Explore Japan’s Rich Heritage in Tohoku’s Six Prefectures and Niigata
Aomori, Iwate, Miyagi, Akita, Yamagata and Fukushima — these six prefectures, along with Niigata, are the picture of idyllic perfection and home to rich cultures passed down through generations. This is where you can experience Japan in its most authentic and raw form.
Situated in the northeastern part of Honshu, Tohoku faces the Sea of Japan, the Pacific Ocean and the Tsugaru Straits. While Japan has made great strides in development over the past centuries, the Tohoku region retains its old-world charms, traditional lifestyles and culture. Astounding sceneries, shrines with long histories, and a unique way of life maintained by friendly people making distinctive local dishes; every spot and every person has a story waiting to be discovered.
It’s time to embark on an exciting journey in search of the Japan you don’t quite know.
In Japan, the regional divisions or prefectures are called “Ken” while cities are called “Shi”. This magazine uses the term “-ken” to refer to prefectures and “-shi” to refer to cities.
Winter in Tohoku
Winter in Tohoku: A memorable vacation with furry friends
The Tohoku region can get extremely cold in winter, but it’s easy to forget all about that when you’re surrounded by adorable native animals. For animal lovers, spend some time at the Zao Fox Village in Miyagi-ken or head to Akita-ken to see Japan’s indigenous Akita Inu.
Winter in Tohoku: A plethora of winter activities for all! Enter the snow kingdom of Tohoku
Covered in the thick snowfall of Tohoku, the vast expanse of white stretching as far as the eye can see is a familiar sight to anyone who has experienced the harsh winters of northern Honshu. Many travellers looking to experience the gorgeous sights in store for them make their way to this region every year to enjoy the fluffy white snow and winter activities. Step into the snow kingdom of Tohoku and discover its charms for yourself!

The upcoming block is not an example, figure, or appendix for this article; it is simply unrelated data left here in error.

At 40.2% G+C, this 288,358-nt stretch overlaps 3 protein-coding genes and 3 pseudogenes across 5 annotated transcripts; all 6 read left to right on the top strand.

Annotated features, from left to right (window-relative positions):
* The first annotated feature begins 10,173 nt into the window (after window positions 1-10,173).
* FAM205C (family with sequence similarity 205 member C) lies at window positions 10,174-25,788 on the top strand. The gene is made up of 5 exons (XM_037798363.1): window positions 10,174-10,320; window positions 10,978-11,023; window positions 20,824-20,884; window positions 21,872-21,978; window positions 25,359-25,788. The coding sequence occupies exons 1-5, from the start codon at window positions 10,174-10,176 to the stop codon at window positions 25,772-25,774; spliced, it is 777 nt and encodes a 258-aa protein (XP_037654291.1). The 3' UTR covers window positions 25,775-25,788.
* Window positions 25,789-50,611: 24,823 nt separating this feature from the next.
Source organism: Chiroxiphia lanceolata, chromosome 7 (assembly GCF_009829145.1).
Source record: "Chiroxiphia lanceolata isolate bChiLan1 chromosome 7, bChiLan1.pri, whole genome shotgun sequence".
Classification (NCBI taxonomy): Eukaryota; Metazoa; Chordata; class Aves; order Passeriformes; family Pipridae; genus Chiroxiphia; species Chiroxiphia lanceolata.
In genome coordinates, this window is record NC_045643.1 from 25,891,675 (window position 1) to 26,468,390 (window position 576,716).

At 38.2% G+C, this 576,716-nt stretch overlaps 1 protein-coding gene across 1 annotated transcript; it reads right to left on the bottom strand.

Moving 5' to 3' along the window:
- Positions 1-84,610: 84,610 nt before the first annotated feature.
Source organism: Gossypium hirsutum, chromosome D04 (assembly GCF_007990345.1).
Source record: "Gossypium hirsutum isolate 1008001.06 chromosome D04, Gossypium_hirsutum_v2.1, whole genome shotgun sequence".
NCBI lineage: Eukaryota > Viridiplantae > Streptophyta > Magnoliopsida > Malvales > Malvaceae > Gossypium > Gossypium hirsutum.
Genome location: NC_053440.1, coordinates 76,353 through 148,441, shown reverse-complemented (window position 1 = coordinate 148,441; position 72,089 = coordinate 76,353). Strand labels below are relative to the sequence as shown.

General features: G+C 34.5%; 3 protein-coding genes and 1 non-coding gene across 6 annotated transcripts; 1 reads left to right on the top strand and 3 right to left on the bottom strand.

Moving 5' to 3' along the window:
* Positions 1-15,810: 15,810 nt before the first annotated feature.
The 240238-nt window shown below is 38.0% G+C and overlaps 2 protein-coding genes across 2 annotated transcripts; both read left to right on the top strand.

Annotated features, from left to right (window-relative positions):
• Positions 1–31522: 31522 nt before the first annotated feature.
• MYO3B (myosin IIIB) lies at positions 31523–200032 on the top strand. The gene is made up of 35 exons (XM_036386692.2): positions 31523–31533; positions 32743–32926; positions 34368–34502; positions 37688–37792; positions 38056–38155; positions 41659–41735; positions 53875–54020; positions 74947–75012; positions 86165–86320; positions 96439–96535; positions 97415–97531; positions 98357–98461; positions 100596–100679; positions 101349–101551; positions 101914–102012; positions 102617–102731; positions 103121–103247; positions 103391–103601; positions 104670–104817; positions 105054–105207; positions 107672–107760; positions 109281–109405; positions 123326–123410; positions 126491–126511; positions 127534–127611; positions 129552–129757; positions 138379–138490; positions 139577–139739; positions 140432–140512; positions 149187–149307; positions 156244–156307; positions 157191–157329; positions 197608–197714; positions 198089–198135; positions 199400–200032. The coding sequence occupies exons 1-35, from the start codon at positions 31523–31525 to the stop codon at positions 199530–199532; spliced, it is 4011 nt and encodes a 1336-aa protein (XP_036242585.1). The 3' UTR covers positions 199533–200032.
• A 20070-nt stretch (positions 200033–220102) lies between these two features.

Journey with Matsuo Basho: Haiku master and adventurer
Matsuo Basho (1644-1694)
Known as the greatest haiku poet in Japan, Matsuo Basho left Edo, present day Tokyo, in 1689 to set out on a 150-day journey to Tohoku and Hokuriku. His various experiences during the trip inspired a haiku-filled travelogue that was later published under the title “Oku-no-hosomichi” ( 奥 の細道 ), meaning “The Narrow Road to the Deep North”. Today, the book is considered one of the best works in Japanese literature.
During his venture, Matsuo Basho spent many moments admiring the scenery and penning down haiku poems which captured the emotions he felt there and then. These actions are similar to what modern travelers do when on vacation; we share a photo or video with a caption expressing how we feel in that moment. Let us now retrace the haiku master’s and also adventurer’s footsteps to find out the source of his inspiration.
The Sea of Japan lined with Hina Dolls: A timeless love story
Every year on 3rd of March, Japan celebrates Hina- matsuri, also referred to as “Doll’s Day’ or “Girl’s Day”. During this time of the year, it is customary for Japanese parents to display ornamental dolls or Hina dolls and pray for the happiness and health of their daughters as they grow up. Some elaborate displays even feature a magnificent five-tiered stand, commonly referred to as the hinadan. Each platform holds dolls of unique origin, and some of them have even been passed down in the family for generations. Hina dolls not only symbolize the love parents have for their daughters, but also embody the rich culture and heritage of Japan.
The coastal region along the Sea of Japan in Tohoku prospered as ports for kitamaebune( 北 前 船, northern-bound ships) cargo vessels during the mid-18th century to early 19th century as it connected Osaka and Hokkaido. These ships not only facilitated the transport of commodities but also facilitated cultural exchanges between the eastern and western regions of Japan. In particular, the Kamigata culture―inclusive of elements of Edo period urban culture―still lives on today in modern Japan. Similarly, the Hina Doll Streets present in Murakami (Niigata-ken) and Tsuruoka and Sakata (Yamagata-ken) are also great examples of how the past continues to live in the now.